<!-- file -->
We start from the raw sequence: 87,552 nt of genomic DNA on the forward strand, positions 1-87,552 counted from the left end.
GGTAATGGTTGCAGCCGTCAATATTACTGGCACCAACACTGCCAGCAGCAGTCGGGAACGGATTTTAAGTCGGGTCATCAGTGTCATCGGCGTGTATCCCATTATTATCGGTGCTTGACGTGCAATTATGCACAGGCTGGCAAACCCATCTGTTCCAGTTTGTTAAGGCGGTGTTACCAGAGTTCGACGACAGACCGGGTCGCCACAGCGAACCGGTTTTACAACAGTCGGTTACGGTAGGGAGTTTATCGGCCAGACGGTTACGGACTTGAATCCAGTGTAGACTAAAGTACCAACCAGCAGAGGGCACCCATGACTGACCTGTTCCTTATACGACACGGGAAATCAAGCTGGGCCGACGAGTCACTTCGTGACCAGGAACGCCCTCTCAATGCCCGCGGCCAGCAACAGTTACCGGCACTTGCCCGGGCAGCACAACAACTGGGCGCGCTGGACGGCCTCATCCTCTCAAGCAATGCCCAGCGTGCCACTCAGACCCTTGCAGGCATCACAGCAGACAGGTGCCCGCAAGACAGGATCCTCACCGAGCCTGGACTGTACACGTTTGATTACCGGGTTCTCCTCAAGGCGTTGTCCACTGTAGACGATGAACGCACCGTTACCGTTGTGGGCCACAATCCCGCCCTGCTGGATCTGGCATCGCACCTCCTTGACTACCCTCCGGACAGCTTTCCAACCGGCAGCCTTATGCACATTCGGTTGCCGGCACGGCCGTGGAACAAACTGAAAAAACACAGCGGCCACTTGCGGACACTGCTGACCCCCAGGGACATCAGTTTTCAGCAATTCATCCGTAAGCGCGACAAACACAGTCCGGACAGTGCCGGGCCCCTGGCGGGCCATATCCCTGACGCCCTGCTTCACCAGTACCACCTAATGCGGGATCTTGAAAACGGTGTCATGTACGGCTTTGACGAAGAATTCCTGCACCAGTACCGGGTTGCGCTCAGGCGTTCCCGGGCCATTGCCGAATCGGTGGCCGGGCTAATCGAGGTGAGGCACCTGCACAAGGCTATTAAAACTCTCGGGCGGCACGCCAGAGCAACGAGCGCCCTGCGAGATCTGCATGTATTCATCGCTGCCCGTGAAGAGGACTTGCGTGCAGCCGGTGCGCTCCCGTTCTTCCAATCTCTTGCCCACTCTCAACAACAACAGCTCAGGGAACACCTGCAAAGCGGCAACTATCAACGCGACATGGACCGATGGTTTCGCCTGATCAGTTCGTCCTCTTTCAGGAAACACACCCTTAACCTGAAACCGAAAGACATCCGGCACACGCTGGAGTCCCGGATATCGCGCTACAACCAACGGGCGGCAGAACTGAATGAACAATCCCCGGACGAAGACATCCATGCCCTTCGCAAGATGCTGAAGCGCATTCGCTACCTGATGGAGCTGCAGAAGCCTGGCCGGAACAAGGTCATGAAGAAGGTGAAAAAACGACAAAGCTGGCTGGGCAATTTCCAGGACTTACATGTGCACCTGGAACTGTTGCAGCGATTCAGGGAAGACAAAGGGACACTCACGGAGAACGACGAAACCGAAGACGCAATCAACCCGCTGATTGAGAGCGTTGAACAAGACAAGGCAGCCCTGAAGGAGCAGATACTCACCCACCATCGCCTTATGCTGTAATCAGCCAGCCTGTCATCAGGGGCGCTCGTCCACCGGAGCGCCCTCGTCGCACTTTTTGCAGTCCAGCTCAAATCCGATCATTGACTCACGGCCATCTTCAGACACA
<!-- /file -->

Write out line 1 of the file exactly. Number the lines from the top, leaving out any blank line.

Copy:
We start from the raw sequence: 87,552 nt of genomic DNA on the forward strand, positions 1-87,552 counted from the left end.